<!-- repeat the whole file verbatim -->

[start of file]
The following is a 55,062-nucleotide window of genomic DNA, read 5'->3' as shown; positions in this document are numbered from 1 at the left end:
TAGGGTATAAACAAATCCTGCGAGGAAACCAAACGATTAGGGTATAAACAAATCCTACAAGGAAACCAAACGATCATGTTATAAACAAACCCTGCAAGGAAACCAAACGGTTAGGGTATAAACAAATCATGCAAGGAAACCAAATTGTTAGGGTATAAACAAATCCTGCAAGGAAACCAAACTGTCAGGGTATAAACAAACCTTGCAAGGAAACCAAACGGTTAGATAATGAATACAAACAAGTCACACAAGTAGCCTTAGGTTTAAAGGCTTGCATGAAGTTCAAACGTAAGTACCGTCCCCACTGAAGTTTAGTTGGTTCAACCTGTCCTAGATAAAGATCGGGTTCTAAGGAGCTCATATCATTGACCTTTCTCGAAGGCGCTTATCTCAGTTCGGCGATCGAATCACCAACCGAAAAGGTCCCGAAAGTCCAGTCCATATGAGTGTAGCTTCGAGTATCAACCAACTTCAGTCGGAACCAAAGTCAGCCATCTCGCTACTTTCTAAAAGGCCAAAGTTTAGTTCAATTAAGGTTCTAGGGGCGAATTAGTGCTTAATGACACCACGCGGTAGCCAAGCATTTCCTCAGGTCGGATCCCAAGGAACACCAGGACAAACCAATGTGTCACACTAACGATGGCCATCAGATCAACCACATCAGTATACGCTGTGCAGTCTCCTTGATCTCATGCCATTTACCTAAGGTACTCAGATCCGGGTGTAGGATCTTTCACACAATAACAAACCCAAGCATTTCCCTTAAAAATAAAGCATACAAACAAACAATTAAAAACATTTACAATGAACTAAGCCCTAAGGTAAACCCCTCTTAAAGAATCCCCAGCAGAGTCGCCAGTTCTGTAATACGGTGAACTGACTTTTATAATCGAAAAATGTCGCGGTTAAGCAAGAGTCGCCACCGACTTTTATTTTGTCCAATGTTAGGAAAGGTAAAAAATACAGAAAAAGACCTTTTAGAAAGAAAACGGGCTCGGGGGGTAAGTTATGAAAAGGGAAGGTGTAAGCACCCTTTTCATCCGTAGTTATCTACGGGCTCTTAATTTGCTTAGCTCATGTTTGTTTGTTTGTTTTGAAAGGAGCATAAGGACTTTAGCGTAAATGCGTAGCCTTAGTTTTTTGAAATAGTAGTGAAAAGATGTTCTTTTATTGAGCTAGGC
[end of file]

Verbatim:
The following is a 55,062-nucleotide window of genomic DNA, read 5'->3' as shown; positions in this document are numbered from 1 at the left end:
TAGGGTATAAACAAATCCTGCGAGGAAACCAAACGATTAGGGTATAAACAAATCCTACAAGGAAACCAAACGATCATGTTATAAACAAACCCTGCAAGGAAACCAAACGGTTAGGGTATAAACAAATCATGCAAGGAAACCAAATTGTTAGGGTATAAACAAATCCTGCAAGGAAACCAAACTGTCAGGGTATAAACAAACCTTGCAAGGAAACCAAACGGTTAGATAATGAATACAAACAAGTCACACAAGTAGCCTTAGGTTTAAAGGCTTGCATGAAGTTCAAACGTAAGTACCGTCCCCACTGAAGTTTAGTTGGTTCAACCTGTCCTAGATAAAGATCGGGTTCTAAGGAGCTCATATCATTGACCTTTCTCGAAGGCGCTTATCTCAGTTCGGCGATCGAATCACCAACCGAAAAGGTCCCGAAAGTCCAGTCCATATGAGTGTAGCTTCGAGTATCAACCAACTTCAGTCGGAACCAAAGTCAGCCATCTCGCTACTTTCTAAAAGGCCAAAGTTTAGTTCAATTAAGGTTCTAGGGGCGAATTAGTGCTTAATGACACCACGCGGTAGCCAAGCATTTCCTCAGGTCGGATCCCAAGGAACACCAGGACAAACCAATGTGTCACACTAACGATGGCCATCAGATCAACCACATCAGTATACGCTGTGCAGTCTCCTTGATCTCATGCCATTTACCTAAGGTACTCAGATCCGGGTGTAGGATCTTTCACACAATAACAAACCCAAGCATTTCCCTTAAAAATAAAGCATACAAACAAACAATTAAAAACATTTACAATGAACTAAGCCCTAAGGTAAACCCCTCTTAAAGAATCCCCAGCAGAGTCGCCAGTTCTGTAATACGGTGAACTGACTTTTATAATCGAAAAATGTCGCGGTTAAGCAAGAGTCGCCACCGACTTTTATTTTGTCCAATGTTAGGAAAGGTAAAAAATACAGAAAAAGACCTTTTAGAAAGAAAACGGGCTCGGGGGGTAAGTTATGAAAAGGGAAGGTGTAAGCACCCTTTTCATCCGTAGTTATCTACGGGCTCTTAATTTGCTTAGCTCATGTTTGTTTGTTTGTTTTGAAAGGAGCATAAGGACTTTAGCGTAAATGCGTAGCCTTAGTTTTTTGAAATAGTAGTGAAAAGATGTTCTTTTATTGAGCTAGGC